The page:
Management of Risk in Arboriculture
Work on trees involves risk, and it is vital for those who work in the area to understand all the regulations around working at height, with chainsaws and other large machinery, and to be compliant with all relevant legislation.
Risks include falling branches, falling trees, falls from a height, using dangerous equipment, inadequate PPE, failure of PPE, slips, trips, sawdust and eye injuries, burns from machinery or friction from ropes.
Arborists generally deal with the management of trees in urban or suburban settings, differing from ‘foresters’ or ‘loggers’ although there are some similarities. In these settings, it is often care management of trees, and maintaining their health and maintaining the surrounding environment, that is of importance rather than harvesting a crop from trees.
Much of the working day at Edinburgh Tree Surgeons involves the management of risk, from initial assessment to complex risk assessments and working as a team. All of our staff are working on the same page to keep ourselves, the public and the places we work as safe as we can.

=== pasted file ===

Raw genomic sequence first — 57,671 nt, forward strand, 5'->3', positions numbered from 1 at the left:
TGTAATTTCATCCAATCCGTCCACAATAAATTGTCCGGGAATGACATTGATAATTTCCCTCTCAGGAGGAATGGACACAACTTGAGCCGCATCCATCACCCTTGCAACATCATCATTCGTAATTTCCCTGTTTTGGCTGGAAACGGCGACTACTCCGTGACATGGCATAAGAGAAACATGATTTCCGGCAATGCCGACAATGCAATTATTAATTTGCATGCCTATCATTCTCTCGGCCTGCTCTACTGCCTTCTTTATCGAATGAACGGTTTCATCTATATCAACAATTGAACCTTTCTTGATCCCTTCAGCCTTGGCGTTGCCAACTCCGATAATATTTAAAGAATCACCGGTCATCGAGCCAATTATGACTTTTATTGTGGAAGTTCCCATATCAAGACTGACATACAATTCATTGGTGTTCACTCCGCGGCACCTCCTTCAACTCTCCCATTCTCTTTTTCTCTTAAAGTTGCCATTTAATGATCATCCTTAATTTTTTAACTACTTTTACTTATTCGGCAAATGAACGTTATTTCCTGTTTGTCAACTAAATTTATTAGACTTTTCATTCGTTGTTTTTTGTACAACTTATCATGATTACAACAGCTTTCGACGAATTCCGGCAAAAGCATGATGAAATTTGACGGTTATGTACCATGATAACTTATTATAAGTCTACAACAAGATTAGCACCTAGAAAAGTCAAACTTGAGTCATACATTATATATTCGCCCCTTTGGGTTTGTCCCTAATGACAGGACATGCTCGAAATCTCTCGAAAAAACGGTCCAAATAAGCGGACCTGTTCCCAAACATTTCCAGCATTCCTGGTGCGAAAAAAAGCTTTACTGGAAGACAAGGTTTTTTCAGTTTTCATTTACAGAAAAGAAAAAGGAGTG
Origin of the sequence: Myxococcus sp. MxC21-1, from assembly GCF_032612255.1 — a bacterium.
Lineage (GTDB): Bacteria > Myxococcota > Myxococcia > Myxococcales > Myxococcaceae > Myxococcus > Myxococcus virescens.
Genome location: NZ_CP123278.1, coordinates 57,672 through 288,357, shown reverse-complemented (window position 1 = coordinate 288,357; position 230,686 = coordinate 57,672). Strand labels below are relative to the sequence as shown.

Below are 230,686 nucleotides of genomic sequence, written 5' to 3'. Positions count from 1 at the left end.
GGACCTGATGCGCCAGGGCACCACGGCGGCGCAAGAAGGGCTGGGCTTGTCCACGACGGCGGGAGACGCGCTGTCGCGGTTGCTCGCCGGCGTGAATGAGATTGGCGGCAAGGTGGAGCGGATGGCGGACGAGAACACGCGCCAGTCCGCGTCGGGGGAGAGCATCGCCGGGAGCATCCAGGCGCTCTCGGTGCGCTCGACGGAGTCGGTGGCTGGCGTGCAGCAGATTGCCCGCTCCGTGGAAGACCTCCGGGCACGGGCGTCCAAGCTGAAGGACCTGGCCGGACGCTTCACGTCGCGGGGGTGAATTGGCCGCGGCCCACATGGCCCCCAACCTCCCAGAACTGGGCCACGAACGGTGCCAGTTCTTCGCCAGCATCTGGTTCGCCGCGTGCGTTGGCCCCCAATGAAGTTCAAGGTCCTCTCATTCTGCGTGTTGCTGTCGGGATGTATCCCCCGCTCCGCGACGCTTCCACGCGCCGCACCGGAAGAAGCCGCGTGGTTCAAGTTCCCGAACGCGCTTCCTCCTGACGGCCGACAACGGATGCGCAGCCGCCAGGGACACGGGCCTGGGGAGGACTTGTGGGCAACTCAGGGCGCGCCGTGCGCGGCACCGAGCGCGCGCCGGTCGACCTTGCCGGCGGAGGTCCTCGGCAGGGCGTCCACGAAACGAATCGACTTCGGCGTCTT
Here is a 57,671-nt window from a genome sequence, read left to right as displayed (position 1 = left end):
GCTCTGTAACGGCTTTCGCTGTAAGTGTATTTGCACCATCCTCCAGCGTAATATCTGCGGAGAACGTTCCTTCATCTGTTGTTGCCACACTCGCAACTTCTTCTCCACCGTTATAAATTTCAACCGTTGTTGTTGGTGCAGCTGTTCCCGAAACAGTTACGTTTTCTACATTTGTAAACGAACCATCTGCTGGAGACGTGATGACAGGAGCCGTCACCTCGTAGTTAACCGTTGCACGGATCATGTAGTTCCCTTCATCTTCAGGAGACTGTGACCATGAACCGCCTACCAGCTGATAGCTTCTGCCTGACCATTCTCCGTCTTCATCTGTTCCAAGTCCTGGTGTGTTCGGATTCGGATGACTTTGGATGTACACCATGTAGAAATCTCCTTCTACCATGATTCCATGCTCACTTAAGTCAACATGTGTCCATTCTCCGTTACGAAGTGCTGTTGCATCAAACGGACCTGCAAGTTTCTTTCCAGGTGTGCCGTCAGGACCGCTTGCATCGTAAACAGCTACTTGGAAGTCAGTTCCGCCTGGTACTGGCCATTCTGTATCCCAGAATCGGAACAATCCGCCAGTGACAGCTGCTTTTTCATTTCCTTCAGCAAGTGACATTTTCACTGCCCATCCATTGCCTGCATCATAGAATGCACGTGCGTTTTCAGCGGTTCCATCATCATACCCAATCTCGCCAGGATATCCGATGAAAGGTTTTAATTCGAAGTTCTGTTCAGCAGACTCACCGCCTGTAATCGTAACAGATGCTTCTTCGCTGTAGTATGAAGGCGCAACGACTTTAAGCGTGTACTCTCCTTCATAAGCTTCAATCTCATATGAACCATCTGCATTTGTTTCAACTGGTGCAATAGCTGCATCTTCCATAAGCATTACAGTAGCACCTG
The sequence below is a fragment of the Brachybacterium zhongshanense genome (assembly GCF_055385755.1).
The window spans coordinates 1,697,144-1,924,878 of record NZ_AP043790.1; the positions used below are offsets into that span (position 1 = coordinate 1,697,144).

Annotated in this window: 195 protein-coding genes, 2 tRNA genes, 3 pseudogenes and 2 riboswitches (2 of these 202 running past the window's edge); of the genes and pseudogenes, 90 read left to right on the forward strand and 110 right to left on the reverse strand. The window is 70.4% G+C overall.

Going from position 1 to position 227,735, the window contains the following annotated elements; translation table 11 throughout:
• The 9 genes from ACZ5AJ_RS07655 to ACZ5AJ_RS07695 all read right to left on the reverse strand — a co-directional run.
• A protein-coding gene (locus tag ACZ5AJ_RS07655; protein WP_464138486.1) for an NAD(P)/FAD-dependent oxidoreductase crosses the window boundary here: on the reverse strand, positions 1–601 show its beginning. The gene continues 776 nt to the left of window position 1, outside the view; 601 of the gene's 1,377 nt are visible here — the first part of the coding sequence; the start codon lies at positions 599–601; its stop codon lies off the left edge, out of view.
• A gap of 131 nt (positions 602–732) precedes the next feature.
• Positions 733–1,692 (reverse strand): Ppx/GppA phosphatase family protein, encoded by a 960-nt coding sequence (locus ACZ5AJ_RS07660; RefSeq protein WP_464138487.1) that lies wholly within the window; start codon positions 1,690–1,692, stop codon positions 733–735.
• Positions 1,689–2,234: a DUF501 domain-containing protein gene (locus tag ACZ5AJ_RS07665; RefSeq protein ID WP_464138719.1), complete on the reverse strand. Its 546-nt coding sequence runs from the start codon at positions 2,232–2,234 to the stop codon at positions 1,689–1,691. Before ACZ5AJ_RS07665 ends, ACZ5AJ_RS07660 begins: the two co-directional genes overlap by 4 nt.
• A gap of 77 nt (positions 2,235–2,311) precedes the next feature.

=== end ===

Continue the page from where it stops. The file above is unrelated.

Our Legal Obligations
Employers have legal duties to ensure all staff are fully trained and that the working area is safe. Height work needs to be properly planned and risk assessed, undertaken by competent people with regular inspections of equipment. Before undertaking work at height or work by rope access hazards must be identified and risks evaluated and mitigated where possible. Chainsaws can cause fatal injuries and this risk needs to be mitigated by appropriate training and CPD and all necessary PPE available in good condition.
Groundworkers and bankspersons must be in place for aerial tree work to support the climber, to control ropes and prevent public access and restrict vehicle access into the drop zone. There also must be a competent person available to perform an aerial rescue operation if required. Groundworkers must be constantly vigilant, anticipate the needs of the climber and keep the ground clean and clear, with ropes in safe positions.
Risk of damage to property must also be assessed, as well as the location of any power lines. Damaging power lines can cause death and serious injury, so their location must be determined before work starts. These can be overhead or also buried underground when undertaking digging or stump grinding works.